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Children in India will be particularly vulnerable to the ill effects of climate change. Pixabay

Children in India will be particularly vulnerable to the ill effects of climate change such as worsening air quality, higher food prices and rise in infectious diseases, warns a new study published in the journal The Lancet.

Climatic suitability for the Vibrio bacteria that cause cholera is rising three per cent a year in India since the early 1980s, said the report.

“With its huge population and high rates of healthcare inequality, poverty, and malnutrition, few countries are likely to suffer from the health effects of climate change as much as India,” said study co-author Poornima Prabhakaran from the Public Health Foundation of India.

“Diarrhoeal infections, a major cause of child mortality, will spread into new areas, whilst deadly heatwaves, similar to the one in 2015 that killed thousands of people in India, could soon become the norm,” Prabhakaran said.

Through adolescence and into adulthood, a child born today will be breathing more toxic air, driven by the fossil fuels and made worse by rising temperatures.

This is especially damaging to young people as their lungs are still developing, so polluted air takes a great toll, contributing to reduced lung function, worsening asthma, and increasing the risk of heart attacks and stroke.

Later in life, a child born today will face increased risk from severe floods, prolonged droughts, and wildfires.

 

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Children in India breathe toxic air and may develop lung diseases. Pixabay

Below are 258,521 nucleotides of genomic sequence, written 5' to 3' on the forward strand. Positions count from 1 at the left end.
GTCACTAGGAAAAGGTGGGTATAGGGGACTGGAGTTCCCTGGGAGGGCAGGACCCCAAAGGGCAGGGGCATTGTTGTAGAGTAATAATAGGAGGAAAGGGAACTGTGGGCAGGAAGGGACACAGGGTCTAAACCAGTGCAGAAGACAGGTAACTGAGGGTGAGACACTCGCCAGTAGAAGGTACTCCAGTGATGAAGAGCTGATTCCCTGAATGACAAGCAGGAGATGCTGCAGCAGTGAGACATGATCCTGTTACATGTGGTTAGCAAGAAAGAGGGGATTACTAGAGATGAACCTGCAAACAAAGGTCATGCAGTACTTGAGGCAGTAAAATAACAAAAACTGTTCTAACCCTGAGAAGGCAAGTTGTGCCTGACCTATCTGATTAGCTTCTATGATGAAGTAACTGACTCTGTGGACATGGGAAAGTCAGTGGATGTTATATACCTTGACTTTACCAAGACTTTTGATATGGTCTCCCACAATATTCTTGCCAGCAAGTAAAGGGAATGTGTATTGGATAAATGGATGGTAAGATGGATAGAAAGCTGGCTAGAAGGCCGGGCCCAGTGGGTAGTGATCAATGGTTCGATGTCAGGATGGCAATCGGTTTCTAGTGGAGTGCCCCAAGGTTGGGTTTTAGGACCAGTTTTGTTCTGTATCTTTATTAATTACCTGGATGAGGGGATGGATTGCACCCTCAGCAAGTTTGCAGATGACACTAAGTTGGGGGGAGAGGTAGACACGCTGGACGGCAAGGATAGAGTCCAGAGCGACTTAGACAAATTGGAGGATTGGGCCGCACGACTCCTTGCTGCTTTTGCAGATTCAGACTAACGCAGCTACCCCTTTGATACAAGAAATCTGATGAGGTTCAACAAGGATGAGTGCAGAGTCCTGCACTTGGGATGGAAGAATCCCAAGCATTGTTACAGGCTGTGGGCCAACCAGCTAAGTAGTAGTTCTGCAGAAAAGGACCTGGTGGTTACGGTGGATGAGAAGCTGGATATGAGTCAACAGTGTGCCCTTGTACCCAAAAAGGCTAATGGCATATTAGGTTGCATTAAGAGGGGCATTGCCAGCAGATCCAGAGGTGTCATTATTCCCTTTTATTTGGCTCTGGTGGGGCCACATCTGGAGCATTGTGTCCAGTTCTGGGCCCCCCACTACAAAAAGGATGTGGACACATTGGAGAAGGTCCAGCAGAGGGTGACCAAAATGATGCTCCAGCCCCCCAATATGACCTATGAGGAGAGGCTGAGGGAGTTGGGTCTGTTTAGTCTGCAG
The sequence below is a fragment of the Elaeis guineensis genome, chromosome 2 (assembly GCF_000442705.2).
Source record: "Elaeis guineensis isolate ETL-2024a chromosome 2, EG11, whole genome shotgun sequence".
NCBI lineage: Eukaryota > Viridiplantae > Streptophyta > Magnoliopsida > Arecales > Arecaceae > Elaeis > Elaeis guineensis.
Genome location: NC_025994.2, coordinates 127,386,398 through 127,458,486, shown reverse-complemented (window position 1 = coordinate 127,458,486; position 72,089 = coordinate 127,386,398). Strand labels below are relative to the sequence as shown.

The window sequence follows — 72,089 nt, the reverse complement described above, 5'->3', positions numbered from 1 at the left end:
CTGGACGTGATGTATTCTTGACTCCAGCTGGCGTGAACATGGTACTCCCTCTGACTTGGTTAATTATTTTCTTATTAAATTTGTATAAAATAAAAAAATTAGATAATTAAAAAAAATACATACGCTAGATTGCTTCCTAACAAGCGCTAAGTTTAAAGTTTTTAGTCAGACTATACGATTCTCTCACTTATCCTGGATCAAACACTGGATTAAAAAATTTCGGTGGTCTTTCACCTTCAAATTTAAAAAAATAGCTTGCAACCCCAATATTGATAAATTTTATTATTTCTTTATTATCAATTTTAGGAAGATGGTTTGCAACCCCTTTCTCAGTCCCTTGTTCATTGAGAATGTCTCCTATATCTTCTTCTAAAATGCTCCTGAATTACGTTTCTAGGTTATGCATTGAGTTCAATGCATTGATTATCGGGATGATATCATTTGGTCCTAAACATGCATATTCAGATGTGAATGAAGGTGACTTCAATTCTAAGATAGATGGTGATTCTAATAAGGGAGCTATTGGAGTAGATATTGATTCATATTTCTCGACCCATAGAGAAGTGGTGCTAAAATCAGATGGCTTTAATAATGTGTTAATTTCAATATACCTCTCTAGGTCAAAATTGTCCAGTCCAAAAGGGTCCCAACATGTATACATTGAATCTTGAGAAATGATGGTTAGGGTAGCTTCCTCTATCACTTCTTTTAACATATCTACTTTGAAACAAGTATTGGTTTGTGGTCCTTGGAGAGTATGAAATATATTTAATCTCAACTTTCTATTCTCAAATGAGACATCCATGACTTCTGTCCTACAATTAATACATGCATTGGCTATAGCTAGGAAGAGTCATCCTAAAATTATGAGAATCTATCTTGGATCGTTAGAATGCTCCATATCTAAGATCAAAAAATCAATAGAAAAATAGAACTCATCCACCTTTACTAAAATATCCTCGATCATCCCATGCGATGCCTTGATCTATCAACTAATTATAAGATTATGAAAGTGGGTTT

Most countries have experienced an increase in people exposed to wildfires since 2001-2004 with a financial toll per person 48 times larger than flooding.

India alone saw an increase of more than 21 million exposures, and China around 17 million, resulting in direct deaths and respiratory illness as well as loss of homes, said the report.

“Over the past two decades, the Government of India has launched many initiatives and programmes to address a variety of diseases and risk factors. But this report shows that the public health gains achieved over the past 50 years could soon be reversed by the changing climate,” Prabhakaran said.

The “Lancet Countdown on Health and Climate Change” is a yearly analysis tracking progress across 41 key indicators, demonstrating what action to meet Paris Agreement targets — or business as usual — means for human health.

The project is a collaboration between 120 experts from 35 institutions including the World Health Organisation (WHO), World Bank, University College London, and Tsinghua University.

For the world to meet its UN climate goals and protect the health of the next generation, the energy landscape will have to change drastically, the report warns.

Also Read- Prince Charles Talks Climate Change in India

Nothing short of a 7.4 per cent year-on-year cut in fossil CO2 emissions from 2019 to 2050 will limit global warming to the more ambitious goal of 1.5 degree Celsius, said the report. If the world follows a business-as-usual pathway, with high carbon emissions and climate change continuing at the current rate, a child born today will face a world on average over 4 degree Celsius warmer by their 71st birthday, threatening their health at every stage of their lives. (IANS)